Thursday, December 28, 2017


     In art, I use words as I please, to mean whatever I like, and I’ll invent a word if I feel it necessary. But in science I prefer to be precise, clear and consistent. I strive never to use one word to describe two different things, or two different words to describe the same thing. When using a common word in a specific way as a “term of art,” it never hurts to define your terms. So I shall.
     The use of the word “man,” as in swordsman and horseman, is currently unfashionable.  In the interest of inclusiveness and equality in diversity, various alternatives have been proposed. I thought I should explain why I would employ such a “politically incorrect” term as “swordsman,” so as not to give offense when I do.
     The word “man” has it’s origin in the root of the Sanskrit  “manas,” the Indian word for “mind” or the “eternal thinker. “Man” is not synonymous  with “male,” but rather with “human being.” When writers mention “man’s inhumanity to man” they don’t mean “Males’ inhumanity to males,” implying that the females of the species are neither guilty of inhumanity nor targets of it, , but rather  “human beings’ inhumanity toward human beings.” If a plague wipes out all “mankind,” both males and females of the species will vanish.   When the Oracle at Delphi admonished, “Man, know thyself” the admonition was not only to those human beings who happened to have a penis. Really, it seems to me either quite “dumbed down” or smarmily disingenuous to equate “man” with “male.”  I think it’s much more about grinding a political axe than it is about semantic clarity, but then, I’m suspicious by nature.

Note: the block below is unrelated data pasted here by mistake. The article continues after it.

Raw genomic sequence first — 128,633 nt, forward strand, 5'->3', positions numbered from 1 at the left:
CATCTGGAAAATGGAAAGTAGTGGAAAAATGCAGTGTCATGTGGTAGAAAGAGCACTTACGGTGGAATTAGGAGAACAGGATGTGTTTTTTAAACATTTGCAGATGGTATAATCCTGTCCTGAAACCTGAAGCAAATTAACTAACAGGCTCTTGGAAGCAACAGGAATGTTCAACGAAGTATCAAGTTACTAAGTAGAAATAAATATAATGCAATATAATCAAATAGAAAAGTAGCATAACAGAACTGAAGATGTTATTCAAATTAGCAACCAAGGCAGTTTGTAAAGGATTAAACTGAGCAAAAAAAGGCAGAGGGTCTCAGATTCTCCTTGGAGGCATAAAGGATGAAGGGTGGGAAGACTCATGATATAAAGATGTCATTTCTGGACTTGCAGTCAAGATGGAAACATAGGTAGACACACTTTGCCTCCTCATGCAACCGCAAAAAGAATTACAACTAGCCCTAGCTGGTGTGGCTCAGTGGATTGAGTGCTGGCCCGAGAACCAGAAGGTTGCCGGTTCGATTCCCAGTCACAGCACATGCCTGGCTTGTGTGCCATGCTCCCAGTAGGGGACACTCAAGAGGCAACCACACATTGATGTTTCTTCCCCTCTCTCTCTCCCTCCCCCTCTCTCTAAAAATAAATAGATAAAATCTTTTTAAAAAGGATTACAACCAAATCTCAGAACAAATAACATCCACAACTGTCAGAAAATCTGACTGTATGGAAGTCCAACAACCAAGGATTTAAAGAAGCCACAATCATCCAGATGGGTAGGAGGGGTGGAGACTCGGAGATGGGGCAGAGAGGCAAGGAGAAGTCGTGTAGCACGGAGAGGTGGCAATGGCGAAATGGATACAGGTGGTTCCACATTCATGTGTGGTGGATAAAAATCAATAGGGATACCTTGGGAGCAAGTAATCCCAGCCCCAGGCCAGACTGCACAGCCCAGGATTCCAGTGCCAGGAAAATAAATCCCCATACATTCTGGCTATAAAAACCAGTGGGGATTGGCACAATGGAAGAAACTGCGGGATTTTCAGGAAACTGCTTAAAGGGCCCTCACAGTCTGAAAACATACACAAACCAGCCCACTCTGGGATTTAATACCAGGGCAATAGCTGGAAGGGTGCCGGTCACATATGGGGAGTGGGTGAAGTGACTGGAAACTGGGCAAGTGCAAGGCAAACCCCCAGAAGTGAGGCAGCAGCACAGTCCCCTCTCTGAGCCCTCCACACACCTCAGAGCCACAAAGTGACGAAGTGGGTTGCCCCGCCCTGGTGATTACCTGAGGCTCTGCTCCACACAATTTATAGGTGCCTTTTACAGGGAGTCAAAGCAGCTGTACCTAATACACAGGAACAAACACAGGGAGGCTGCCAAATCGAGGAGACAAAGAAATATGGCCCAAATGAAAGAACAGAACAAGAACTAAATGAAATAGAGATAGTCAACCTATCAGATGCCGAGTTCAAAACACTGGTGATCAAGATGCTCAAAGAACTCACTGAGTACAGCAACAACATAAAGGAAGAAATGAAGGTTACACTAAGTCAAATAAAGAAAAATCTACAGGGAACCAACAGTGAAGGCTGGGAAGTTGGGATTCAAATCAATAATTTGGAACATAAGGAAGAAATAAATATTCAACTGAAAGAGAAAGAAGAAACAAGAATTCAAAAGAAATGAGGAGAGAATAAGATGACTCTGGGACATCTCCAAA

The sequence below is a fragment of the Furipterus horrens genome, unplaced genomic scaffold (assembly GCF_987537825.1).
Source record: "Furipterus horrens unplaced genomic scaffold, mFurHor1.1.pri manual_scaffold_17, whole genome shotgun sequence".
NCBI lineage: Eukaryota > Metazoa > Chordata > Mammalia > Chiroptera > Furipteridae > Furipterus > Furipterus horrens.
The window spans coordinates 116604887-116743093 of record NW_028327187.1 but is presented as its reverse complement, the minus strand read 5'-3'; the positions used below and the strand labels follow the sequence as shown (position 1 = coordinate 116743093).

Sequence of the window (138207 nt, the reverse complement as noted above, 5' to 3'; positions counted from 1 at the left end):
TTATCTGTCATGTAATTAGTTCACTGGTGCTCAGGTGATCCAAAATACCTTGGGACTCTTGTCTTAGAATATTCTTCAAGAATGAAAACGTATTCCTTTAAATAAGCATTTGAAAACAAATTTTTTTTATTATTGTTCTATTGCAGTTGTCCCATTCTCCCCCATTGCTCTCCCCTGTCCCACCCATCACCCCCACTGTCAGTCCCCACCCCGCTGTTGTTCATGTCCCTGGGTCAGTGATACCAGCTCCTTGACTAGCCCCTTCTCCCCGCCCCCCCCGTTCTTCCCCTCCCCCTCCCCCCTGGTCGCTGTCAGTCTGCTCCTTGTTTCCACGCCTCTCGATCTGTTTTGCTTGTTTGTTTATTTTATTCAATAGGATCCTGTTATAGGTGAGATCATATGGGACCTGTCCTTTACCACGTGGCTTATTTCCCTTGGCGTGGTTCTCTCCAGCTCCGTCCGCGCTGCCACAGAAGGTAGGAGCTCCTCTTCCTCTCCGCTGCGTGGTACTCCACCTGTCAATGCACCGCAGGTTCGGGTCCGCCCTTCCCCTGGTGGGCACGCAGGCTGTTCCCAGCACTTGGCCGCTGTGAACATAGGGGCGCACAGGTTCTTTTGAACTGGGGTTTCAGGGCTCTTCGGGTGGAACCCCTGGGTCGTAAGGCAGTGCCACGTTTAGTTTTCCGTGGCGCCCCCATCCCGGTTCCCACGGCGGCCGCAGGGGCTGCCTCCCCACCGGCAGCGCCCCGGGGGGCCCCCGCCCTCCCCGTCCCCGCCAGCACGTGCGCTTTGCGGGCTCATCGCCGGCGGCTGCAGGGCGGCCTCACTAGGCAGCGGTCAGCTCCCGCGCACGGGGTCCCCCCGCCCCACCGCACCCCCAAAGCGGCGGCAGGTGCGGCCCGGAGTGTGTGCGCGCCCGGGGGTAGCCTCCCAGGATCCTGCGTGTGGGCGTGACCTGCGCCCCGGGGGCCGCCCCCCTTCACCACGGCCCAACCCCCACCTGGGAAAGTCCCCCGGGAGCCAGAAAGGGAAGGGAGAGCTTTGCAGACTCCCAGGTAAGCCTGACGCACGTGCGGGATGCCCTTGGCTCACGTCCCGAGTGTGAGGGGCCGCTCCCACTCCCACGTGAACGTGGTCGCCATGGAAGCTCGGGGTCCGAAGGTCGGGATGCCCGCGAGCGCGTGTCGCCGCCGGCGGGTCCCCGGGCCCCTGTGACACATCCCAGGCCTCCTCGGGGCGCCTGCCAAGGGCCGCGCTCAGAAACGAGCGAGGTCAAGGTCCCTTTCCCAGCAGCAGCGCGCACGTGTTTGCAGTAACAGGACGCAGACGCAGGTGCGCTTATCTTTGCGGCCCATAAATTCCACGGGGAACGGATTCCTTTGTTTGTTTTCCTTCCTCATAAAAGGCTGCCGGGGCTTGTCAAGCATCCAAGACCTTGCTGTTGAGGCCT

Let me be clear on this point: I am aware of the ill effects of patriarchy on both men and woman, and I abhor them. I have always believed in the complete social, economic and political equality of the sexes. I taught sabre to women long before the Powers That Shouldn't Be finally "allowed" women to fence with the sabre.
     I use “sword” + “manas”/man, meaning “mind,” to say that the swordsman is a human being whose consciousness is integrated with the use of the sword and is thereby altered.  Horse + “manas”/man, or “horseman,” denotes a human being whose consciousness is integrated with that of the horse and is thereby altered. You could say that the “horseman” is one who is so intimately connected to the horse, that they are now part horse and part human. Likewise, the swordsman may never again be “whole” without the sword.
     Some people have suggested using “person” instead of “man,” as in chairperson, or waitperson. “Person” comes from the Latin word “persona,” which was the mask an actor wore.  So the “chairperson” is someone who puts on the  “chair” mask to run a meeting; a waitperson is someone who puts on the mask of waiting, usually between auditions. “Person” seems to me superficial and, temporary, and not at all the sense I want to give you in describing the martial artist having a peak experience via the practice of the sword.
     Instead of bowman we could say “archer,” instead of swordsman we could say “fencer,” instead of horseman we could say “rider,” but these things all merely describe what someone does, not what someone is. That is, they describe physical activities, not altered states of consciousness. Fencing is external to the individual; swordsmanship is internal. Riding is external; horsemanship is internal.
     Maybe we need a new word. 
     If someone invents a better one, one that makes sense, one that has the right denotation and connotation, and rolls trippingly off the tongue, I’ll happily adopt it.  Meanwhile, I will use “man” as term of art with the specific denotation and connotation herein described.
     No offense intended.



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